Factors relating to patient visit time with a physician

Alice W. Migongo, Richard Charnigo, Margaret M. Love, Richard Kryscio, Steven T. Fleming, Kevin A. Pearce

Research output: Contribution to journalArticlepeer-review

17 Scopus citations


This study sought to identify factors that increase or decrease patient time with a physician, determine which combinations of factors are associated with the shortest and longest visits to physicians, quantify how much physicians contribute to variation in the time they spend with patients, and assess how well patient time with a physician can be predicted. Data were acquired from a modified replication of the 1997-1998 National Ambulatory Medical Care Survey, administered by the Kentucky Ambulatory Network to 56 primary care clinicians at 24 practice sites in 2001 and 2002. A regression tree and a linear mixed model (LMM) were used to discover multivariate associations between patient time with a physician and 22 potentially predictive factors. Patient time with a physician was related to the number of diagnoses, whether non-illness care was received, and whether the patient had been seen before by the physician or someone at the practice. Approximately 38% of the variation in patient time with a physician was accounted for by predictive factors in the tree; roughly 33% was explained by predictive factors in the LMM, with another 12% linked to physicians. Knowledge of patient characteristics and needs could be used to schedule office visits, potentially improving patient flow through a clinic and reducing waiting times.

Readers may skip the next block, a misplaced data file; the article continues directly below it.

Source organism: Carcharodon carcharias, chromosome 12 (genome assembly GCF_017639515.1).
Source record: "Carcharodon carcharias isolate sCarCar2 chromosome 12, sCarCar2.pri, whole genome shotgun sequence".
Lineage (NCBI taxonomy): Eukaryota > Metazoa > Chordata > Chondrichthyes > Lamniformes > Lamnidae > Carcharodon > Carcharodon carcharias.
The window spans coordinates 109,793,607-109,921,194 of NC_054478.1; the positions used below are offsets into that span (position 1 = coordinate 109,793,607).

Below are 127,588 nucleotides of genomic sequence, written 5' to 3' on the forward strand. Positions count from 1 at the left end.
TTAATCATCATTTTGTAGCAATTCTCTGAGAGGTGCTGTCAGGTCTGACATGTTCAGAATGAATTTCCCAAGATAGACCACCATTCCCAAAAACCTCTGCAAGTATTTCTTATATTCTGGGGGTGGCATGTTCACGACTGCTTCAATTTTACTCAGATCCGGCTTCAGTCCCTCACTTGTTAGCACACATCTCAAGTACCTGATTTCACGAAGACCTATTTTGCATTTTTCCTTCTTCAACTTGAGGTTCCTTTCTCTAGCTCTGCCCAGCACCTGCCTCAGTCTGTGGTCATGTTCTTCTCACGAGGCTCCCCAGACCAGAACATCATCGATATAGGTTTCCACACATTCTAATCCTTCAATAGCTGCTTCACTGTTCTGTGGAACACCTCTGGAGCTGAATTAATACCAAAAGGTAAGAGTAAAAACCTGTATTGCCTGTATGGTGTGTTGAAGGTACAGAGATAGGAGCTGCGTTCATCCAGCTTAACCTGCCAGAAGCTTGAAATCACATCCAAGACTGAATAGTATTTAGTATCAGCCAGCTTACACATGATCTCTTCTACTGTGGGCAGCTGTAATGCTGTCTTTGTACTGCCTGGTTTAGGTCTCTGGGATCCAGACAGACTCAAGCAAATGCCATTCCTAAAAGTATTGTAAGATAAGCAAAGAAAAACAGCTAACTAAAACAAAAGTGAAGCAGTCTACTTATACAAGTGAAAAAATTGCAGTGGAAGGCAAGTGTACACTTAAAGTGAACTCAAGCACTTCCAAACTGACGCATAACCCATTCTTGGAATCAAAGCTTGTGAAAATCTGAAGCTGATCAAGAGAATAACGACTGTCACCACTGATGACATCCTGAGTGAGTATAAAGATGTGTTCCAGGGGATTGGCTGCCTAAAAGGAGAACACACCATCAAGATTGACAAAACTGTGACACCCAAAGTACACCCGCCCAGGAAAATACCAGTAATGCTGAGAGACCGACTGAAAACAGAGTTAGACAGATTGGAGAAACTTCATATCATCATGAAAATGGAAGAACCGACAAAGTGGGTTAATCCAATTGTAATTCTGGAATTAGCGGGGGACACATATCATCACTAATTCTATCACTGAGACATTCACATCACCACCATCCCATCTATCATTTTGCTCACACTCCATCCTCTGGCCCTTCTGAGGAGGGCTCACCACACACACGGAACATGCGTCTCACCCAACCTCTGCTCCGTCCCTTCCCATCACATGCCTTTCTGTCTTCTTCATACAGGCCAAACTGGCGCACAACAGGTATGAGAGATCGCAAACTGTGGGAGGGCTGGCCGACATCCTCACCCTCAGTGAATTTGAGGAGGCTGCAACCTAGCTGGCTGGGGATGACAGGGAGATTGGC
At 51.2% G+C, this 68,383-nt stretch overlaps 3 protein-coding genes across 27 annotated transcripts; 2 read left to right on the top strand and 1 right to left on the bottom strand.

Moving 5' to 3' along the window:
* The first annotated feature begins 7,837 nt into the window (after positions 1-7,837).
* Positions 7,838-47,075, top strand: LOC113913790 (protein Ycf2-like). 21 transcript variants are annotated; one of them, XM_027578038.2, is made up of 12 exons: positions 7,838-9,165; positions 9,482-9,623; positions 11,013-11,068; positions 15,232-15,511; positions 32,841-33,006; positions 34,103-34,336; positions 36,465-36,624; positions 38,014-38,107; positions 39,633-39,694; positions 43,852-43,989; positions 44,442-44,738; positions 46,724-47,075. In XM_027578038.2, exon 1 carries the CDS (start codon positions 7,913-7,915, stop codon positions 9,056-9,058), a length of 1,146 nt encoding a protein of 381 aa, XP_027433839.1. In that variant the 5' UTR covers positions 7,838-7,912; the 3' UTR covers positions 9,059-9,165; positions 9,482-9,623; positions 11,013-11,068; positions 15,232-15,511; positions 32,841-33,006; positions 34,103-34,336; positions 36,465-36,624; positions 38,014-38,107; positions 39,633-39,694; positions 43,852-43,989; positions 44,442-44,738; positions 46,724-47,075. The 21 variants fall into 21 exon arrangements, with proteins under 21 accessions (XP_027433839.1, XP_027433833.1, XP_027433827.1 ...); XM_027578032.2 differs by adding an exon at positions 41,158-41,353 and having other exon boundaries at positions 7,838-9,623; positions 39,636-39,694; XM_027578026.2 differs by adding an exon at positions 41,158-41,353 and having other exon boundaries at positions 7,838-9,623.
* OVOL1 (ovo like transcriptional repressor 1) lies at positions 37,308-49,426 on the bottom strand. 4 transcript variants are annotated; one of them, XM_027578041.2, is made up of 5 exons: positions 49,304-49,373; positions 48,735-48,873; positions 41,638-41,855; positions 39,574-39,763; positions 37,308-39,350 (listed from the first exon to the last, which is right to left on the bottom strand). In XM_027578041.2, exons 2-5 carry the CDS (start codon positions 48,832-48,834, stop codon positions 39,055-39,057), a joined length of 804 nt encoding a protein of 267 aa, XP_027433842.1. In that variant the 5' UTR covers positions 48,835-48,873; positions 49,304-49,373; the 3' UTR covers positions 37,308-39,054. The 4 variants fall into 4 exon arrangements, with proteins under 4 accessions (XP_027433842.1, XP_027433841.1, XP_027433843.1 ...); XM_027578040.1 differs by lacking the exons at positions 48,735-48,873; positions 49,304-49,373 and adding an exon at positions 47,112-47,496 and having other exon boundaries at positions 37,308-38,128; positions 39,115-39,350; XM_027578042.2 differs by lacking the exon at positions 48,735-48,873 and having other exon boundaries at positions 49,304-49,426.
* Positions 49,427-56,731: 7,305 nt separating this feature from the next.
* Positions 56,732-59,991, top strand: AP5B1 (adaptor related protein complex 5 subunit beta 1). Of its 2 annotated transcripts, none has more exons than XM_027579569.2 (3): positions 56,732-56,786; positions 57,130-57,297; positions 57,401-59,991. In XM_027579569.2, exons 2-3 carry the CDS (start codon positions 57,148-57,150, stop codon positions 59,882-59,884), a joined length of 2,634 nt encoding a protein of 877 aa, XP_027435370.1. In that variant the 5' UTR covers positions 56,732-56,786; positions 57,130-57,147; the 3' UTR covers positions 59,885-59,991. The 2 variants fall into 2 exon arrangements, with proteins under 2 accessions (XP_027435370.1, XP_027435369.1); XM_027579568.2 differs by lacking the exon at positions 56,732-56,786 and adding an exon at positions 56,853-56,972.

Original languageEnglish
Pages (from-to)93-104
Number of pages12
JournalMedical Decision Making
Issue number1
StatePublished - Jan 2012


  • Kentucky Ambulatory Network
  • National Ambulatory Medical Care Survey
  • primary care
  • time with a physician
  • visit length

ASJC Scopus subject areas

  • Health Policy


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